• 1 Our jurisdiction stems from section 6 of article VI of the Illinois Constitution of 1970 which provides that (1) except where appeals lie directly to the supreme court and except in cases of an acquittal after a trial on the merits, all final judgments of the circuit court are appealable as a matter of right to this court, and (2) the supreme court is empowered to provide by rule for appeals from "other than final judgments" of the circuit court to this court. Pursuant to that rule making power, the supreme court enacted its Rule 604(a)(1) (58 Ill.2d R. 604(a)(1)) which permits appeals by the State of orders "the substantive effect of which results in dismissing a charge" for grounds set forth in section 114-1 of the Code of Criminal Procedure of 1963 (Ill. Rev. Stat. 1977, ch. 38, par. 114-1). Section 114-1(a)(2) provides for the dismissal of charges when they are barred by the limitations set forth in section 3-5 of the Criminal Code. Thus, appealability of the order in question turns on whether it has the "substantive effect" of dismissing the charge.

In People v. Scholin (1975), 62 Ill.2d 372, 342 N.E.2d 388, the supreme court affirmed this court (21 Ill. App.3d 436, 315 N.E.2d 661), ruling that where the trial court dismissed a charge for failing to state a crime but (1) granted the State leave to file an amended charge within 5 days, (2) ordered the defendant to continue on bond, and (3) set a subsequent date of arraignment, the order did not have the substantive effect of dismissing the charge and was not appealable. In People v. Heddins (1977), 66 Ill.2d 404, 362 N.E.2d 1260, the trial court dismissed a charge because it considered the prosecutor to be insisting that it accept a plea agreement including sentence without a presentence report being provided. The supreme court noted that the dismissal order stated that the defendant was to be held to bond pending further proceedings and "until such time as either an appeal is taken or other proceedings" (66 Ill.2d 404, 406, 362 N.E.2d 1260, 1261). The supreme court reasoned that as the order contemplated further action in the trial court, it did not have the effect of dismissing the charge. However, the opinion stated by way of dictum that the Scholin order would have had the effect of dismissing the charge after the 5-day period of amendment had expired.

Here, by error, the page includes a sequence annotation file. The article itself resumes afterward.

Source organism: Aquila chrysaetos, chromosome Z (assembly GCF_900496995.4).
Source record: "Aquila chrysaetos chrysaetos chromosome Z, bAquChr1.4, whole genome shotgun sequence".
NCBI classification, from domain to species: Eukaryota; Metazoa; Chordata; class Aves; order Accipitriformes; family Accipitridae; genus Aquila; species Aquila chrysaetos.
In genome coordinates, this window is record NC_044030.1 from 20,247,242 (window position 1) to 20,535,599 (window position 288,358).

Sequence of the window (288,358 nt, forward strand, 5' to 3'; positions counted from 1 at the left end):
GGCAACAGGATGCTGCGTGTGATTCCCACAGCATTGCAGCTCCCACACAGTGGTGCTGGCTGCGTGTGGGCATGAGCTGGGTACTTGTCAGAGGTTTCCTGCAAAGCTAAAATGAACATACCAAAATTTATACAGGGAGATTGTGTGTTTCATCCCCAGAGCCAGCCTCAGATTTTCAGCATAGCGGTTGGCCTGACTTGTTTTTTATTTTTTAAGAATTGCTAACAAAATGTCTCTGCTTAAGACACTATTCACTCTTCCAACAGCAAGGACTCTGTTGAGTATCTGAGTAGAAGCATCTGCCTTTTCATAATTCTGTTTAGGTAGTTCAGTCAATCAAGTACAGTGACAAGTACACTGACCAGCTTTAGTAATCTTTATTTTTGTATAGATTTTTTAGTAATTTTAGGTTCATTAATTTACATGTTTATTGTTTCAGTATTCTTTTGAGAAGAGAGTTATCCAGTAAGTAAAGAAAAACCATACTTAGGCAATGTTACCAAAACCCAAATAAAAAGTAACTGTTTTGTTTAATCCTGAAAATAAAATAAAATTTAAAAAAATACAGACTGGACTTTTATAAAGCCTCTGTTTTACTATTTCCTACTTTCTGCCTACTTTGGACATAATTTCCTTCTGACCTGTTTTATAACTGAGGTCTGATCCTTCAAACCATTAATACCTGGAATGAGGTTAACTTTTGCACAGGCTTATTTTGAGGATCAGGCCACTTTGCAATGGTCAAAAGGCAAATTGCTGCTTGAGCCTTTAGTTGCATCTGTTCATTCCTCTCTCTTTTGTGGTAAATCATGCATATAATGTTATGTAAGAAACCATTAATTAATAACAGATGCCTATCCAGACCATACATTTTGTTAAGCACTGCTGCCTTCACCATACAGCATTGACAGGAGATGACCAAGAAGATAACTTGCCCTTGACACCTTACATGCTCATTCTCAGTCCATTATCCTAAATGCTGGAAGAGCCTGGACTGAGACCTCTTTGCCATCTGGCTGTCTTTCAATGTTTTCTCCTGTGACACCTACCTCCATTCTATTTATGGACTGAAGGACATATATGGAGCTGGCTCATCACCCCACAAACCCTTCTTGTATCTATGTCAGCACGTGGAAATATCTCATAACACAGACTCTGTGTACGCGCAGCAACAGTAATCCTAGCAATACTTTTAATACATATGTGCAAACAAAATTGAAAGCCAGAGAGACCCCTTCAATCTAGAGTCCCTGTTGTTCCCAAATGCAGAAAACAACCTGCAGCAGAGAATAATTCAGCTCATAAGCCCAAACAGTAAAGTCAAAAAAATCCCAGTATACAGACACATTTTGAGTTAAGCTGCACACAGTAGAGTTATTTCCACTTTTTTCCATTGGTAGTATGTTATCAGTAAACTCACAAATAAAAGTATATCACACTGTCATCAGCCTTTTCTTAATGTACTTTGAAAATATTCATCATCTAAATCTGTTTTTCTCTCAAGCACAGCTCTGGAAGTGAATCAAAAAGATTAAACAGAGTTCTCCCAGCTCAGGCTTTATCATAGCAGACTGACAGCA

• 2 In the case before us, the time set forth in the dismissal order for filing the amendment had expired by the time the dismissal order was filed. The defendant remained on bond thereafter but the record does not show whether the circuit court had ruled on the request of the defendant to discharge his bond. We find the "substantive effect" of the order to be to dismiss the charge and rule that order to be appealable.